Daily Archives: July 31, 2009

Why I question

I am going to attempt to explain why I ask so many religious questions, and sometimes may seem like a renegade, when that is totally not who I am.

I went to a religious day school which taught us Judaism in a very dogmatic way. This is the way we Jews do things, and that’s it. No ifs ands or buts. Questioning the Rabbis was frowned upon. I was sent out of many a class for perceived chutzpah when in fact I just wanted to understand better.

I have been an orthodox Jew for all of my life, yet I feel there are huge gaps in my knowledge because we were not taught everything in school. The last 14 years I have been busy raising my kids and so many questions arose that I had no time to look into.

Now I have the time and the opportunity to seek answers to these questions. Many things I thought were halacha are minhag, and vice versa. I want to understand why we do what we do, what the reasons are for these customs and laws, how certain customs evolved. I do not seek, chas veshalom, to pour scorn on our esteemed rabbis and teachers, I seek to understand in order to improve my Avodat Hashem.

I do not aim to stir up dissent and disharmony amongst our people. On the contrary. However, being a sheep has never worked for me. I want to know why I have a mezuzah on my door, why my friend cannot obtain a Get, why my sons didn’t put tefillin on 9th Av shacharit. There is nothing wrong with asking why. There is nothing wrong with healthy discussion. I have learned so much from these discussions and I hope I helped others learn too. It doesn’t stop me from keeping all the mitzvoth, even if I do not yet understand each one. It just spurs me on to understand more.

Not a day goes by that I don’t partake in a religious discussion on Twitter with my “Jew Crew” (they objected to being called the G-d Squad). This week we discussed Chalitzah, not eating meat during the nine days and a whole host of other things. My education in my own religion is growing by leaps and bounds, because I DO ask the questions. I am not afraid to say “I don’t know something. Teach me, please.”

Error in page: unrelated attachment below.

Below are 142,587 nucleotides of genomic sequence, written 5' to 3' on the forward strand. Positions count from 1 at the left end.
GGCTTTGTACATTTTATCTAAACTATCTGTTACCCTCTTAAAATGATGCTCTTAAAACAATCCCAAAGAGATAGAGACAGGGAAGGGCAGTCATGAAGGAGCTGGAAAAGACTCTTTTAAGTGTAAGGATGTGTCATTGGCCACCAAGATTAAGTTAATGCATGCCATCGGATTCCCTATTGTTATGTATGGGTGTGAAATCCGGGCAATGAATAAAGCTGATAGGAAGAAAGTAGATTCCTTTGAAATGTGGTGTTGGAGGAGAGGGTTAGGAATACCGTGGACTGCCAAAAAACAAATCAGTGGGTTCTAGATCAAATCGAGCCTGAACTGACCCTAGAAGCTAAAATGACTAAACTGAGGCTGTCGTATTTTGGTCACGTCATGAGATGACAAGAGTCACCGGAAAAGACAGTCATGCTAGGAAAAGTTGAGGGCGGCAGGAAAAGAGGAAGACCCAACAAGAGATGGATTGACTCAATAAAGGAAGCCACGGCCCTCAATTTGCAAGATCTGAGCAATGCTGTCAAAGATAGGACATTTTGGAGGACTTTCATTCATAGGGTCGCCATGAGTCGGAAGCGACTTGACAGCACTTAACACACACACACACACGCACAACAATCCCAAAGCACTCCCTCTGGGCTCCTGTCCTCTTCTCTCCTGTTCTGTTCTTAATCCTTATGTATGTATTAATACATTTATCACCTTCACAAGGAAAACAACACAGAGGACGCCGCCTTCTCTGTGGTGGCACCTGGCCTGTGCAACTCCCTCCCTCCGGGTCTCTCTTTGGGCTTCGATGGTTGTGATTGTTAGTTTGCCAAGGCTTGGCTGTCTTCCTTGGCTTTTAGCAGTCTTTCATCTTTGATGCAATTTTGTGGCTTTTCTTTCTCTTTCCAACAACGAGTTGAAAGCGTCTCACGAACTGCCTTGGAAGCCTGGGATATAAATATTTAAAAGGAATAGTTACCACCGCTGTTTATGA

I am not a kofer (koferet?) by any stretch of the imagination. I have a profound thirst for knowledge and a deep and abiding hate of hypocrisy. That is why I question and sometimes criticize. But only because I want to be a better person and a better Jew.

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The Chains that Bind

(Cross posted on Dov Bear)Breaking-The-Chains-Of-Debt

I was pointed to this article in the Jewish Chronicle.  It is about a TV documentary that talks about the plight of Agunot – Jewish women whose husbands will not give them a Get, keeping them chained forever. Miriam Saleh, a mother of two sons, one of the women interviewed for the television show, is a religious woman. She tried desperately for 5 years to obtain her Get, only to be repeatedly disappointed. Finally, she went to a non-orthodox bet din to obtain her Get, as she had enough frustration and wanted to carry on with her life. Her religious observance has not changed, she is still devoted to Orthodox Judaism, but feels that it is misogynistic, at least in this regard.